Leadership, Popular Culture and Social Change
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Leadership, Popular Culture and Social Change

Edited by Kristin M.S. Bezio and Kimberly Yost

The newest generation of leaders was raised on a steady diet of popular culture artifacts mediated through technology, such as film, television and online gaming. As technology expands access to cultural production, popular culture continues to play an important role as an egalitarian vehicle for promoting ideological dissent and social change. The chapters in this book examine works and creators of popular culture – from literature to film and music to digital culture – in order to address the ways in which popular culture shapes and is shaped by leaders around the globe as they strive to change their social systems for the better.
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Chapter 12: Between artifice and emotion: the “sad girls” of Instagram

Eileen Mary Holowka

Abstract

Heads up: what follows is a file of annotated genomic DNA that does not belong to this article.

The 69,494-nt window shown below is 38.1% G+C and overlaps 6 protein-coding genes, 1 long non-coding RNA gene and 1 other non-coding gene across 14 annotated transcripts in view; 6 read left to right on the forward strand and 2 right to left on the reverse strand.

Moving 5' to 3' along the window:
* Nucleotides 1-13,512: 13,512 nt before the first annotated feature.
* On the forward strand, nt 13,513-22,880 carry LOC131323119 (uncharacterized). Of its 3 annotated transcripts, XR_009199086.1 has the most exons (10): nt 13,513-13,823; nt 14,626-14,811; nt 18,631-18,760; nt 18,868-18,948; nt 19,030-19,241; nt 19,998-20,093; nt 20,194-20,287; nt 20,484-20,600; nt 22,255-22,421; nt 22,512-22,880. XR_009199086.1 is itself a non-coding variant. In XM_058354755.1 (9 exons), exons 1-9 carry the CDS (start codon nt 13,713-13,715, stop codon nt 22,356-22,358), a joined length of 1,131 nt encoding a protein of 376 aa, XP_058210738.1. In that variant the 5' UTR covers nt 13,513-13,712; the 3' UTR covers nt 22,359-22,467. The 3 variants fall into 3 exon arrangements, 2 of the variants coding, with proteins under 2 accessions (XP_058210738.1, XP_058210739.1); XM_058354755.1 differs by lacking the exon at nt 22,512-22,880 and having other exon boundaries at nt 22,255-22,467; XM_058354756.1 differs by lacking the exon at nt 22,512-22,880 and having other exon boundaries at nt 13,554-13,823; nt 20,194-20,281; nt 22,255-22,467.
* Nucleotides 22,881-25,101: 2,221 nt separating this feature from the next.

This chapter examines the work of feminist Instagram artists in order to address how online feminist communities interact with technology in regard to authenticity and affect. Drawing on Audrey Wollen’s “Sad Girl Theory” and Magdalena Olszanowski’s description of “sensorship,” Holowka discusses the ways in which Instagram serves as a platform for uniting disparate communities of new feminists who have reclaimed the selfie as a subversive act that considers emotion, particularly sadness, as a form of resistance. Holowka argues that self-images and other manifestations of feminism on social media can improve understanding of not only the importance of online feminism but also how platforms coded as “inauthentic” can be used to express significant and even “authentic” emotions and thereby create the possibility for social change through the empowerment and leadership of marginalized bodies.

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